DISCUSSION

Occlusion of the bronchi was initially thought to be a congenital disorder resulting from anomalous airway development, with symptomatic presentation in childhood or as late as middle age.1–3 However, later reports suggested that intense inflammation could also trigger the formation of membranous structures. Examples included a response to free crystalline silica in a patient with pneumoconiosis,4 the presence of a foreign body in the left main bronchus,5 and prolonged tracheostomy placement resulting in obstruction of the right main bronchus.6 Membranous obliteration of the bronchi has been described following a postinfluenza bacterial pneumonia, although in a pediatric, rather than adult, patient. This patient also had a progressive course, and died as a result of subsequent respiratory failure.7

A 2006 case series describing 3 adults with cystic fibrosis, one of whom was postlung transplantation, attempted to define a unifying pathophysiologic process and proposed the term “membranous obliterative bronchitis” to describe it. In one of the 3 patients they were able to break through one of the membranes, and this revealed patent distal airways. On the basis of histologic findings of granulation tissue with occasional inflammatory cells, the authors proposed that inflammation results in granulation tissue formation, protrusion of small polyp-like structures, and continued inward growth of granulation tissue resulting in obstruction.8,9 Serial bronchoscopic examination performed in our patient support this hypothesis by demonstrating the progression of disease. Initially, circumferential mucosal projections were present and encroached on the airway opening. Later, these affected airways became totally occluded by membranes.

Membranous occlusion of the airways has also been reported following lung transplantation.10–12 A single-center review of lung transplant recipients found that 2% developed symptomatic narrowing of the bronchus intermedius over 15 years and defined this as the vanishing bronchus syndrome (VBS).13 Experience from another lung transplant center showed a 0.02% rate of VBS over a 10-year period.14,15 It is hypothesized that VBS develops secondary to abnormal airway healing in the setting of poor airway perfusion.14 Other authors hypothesize that this finding could be a manifestation of chronic rejection.12 Patients with the disease have responded to serial balloon dilation, bronchoplasty, and stent placement.10

Stenosis without complete occlusion of the bronchus has been described in a number of inflammatory states. Granulomatosis with polyangiitis is associated with airway narrowing: although subglottic tracheal stenosis is more commonly seen, focal bronchial stenosis has also been well-described.16–18 Inflammatory bowel disease can cause a number of pulmonary manifestations including bronchiolitis obliterans syndrome, diffuse panbronchiolitis, and bronchiectasis. It can also cause nodular or circumferential narrowing of the lumen of the trachea and mainstem bronchi.19,20 Focal stenosis of a central bronchus has also been described in postinfectious states, including after infections with tuberculosis and histoplasmosis. Sarcoidosis can cause endobronchial cobblestoning which in some cases has led to narrowing of the airway.21 Amyloidosis has been shown to cause thickening of the mainstem bronchi.22 It is possible that these inflammatory conditions which cause narrowing of the bronchi could in time lead to complete occlusion.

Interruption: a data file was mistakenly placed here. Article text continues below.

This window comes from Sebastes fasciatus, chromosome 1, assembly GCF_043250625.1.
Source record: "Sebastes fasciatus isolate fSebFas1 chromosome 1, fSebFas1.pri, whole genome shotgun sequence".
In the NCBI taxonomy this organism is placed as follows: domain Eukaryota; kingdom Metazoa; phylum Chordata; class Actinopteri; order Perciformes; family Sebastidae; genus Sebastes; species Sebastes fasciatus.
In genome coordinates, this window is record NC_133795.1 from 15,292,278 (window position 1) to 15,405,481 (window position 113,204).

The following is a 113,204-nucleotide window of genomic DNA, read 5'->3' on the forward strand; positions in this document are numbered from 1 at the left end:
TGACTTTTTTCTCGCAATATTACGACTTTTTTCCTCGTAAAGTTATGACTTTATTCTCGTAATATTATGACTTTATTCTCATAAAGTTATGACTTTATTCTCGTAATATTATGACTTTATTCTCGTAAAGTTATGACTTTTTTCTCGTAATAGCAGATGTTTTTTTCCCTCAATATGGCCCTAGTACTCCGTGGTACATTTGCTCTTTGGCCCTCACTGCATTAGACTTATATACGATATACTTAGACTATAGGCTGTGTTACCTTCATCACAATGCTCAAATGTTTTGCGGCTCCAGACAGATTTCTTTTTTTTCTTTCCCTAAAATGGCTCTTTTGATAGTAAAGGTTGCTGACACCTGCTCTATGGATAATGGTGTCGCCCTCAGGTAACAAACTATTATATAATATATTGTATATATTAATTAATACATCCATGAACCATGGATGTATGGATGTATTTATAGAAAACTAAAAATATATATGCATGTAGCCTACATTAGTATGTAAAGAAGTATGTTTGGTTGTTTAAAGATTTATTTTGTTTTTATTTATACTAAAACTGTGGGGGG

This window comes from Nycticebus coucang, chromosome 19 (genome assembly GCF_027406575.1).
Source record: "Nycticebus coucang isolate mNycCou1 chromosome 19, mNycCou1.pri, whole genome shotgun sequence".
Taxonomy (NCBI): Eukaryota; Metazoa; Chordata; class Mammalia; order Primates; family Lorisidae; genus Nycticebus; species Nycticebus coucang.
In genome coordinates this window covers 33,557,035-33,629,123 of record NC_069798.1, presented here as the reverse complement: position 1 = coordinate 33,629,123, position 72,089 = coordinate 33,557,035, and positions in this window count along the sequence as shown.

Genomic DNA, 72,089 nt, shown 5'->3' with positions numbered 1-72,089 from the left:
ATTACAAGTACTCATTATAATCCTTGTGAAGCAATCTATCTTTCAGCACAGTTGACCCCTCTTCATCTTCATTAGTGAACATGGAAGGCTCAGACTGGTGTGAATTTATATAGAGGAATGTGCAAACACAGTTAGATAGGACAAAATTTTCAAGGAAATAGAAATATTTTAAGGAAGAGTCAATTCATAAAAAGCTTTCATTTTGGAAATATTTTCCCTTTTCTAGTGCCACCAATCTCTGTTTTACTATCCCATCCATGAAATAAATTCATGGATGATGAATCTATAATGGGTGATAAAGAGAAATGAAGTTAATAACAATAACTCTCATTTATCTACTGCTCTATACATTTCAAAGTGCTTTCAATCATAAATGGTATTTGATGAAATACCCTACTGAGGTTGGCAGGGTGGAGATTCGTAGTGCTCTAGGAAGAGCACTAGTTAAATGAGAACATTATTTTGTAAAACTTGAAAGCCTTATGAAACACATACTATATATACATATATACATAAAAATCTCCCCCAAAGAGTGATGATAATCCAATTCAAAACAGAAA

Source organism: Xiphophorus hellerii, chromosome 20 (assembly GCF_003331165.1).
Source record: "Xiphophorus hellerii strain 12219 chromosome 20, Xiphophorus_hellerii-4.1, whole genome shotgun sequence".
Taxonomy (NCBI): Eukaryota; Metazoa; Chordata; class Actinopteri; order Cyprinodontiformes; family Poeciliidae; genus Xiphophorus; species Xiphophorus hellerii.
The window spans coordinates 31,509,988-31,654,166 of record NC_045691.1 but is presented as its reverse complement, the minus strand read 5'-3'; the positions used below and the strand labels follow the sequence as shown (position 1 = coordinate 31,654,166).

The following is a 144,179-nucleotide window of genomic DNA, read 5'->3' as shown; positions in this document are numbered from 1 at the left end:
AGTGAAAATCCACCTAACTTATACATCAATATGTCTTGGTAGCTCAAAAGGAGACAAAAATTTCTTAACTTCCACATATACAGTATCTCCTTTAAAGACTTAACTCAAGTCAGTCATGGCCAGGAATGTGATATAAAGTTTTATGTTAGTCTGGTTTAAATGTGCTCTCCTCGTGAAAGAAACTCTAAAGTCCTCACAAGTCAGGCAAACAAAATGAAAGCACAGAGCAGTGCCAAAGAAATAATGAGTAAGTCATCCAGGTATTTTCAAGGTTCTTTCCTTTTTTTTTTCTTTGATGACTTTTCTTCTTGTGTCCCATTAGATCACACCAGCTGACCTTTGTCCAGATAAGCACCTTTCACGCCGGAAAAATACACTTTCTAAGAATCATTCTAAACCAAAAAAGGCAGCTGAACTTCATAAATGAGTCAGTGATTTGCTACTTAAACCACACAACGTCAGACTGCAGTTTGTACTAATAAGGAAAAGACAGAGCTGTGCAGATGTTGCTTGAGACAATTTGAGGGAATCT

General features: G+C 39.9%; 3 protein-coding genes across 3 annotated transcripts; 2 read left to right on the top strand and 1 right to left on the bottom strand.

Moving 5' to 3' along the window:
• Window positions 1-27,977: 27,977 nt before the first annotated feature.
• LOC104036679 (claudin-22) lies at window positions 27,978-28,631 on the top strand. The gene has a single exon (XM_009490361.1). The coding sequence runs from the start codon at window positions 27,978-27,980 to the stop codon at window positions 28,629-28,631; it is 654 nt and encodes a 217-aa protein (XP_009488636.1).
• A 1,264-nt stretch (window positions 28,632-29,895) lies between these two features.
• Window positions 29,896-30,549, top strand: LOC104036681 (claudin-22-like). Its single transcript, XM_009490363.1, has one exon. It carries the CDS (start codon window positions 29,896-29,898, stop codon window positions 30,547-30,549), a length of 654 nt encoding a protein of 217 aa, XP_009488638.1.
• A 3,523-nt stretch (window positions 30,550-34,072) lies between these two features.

CONCLUSIONS

The case presented here is unique because it is the first adult noncystic fibrosis, nontransplant patient in which this membranous obliterative bronchitis has been reported. In addition, it is the first to describe the progression over time of membrane formation based on serial bronchoscopies. This pathologic process resulted in worsening of her chronic respiratory failure, and eventually led to her demise. Membranous obliterative bronchitis remains poorly described, and further investigation is needed to understand the airway abnormalities predisposing to membrane development and delineate proper clinical management of patients with this potentially dangerous entity. The optimal therapeutic intervention has not been clearly defined, but proper therapy could positively affect patient care as airways distal to the obstruction can remain patent.

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Keywords:

membranous obliterative bronchitis; vanishing bronchus syndrome; chronic respiratory failure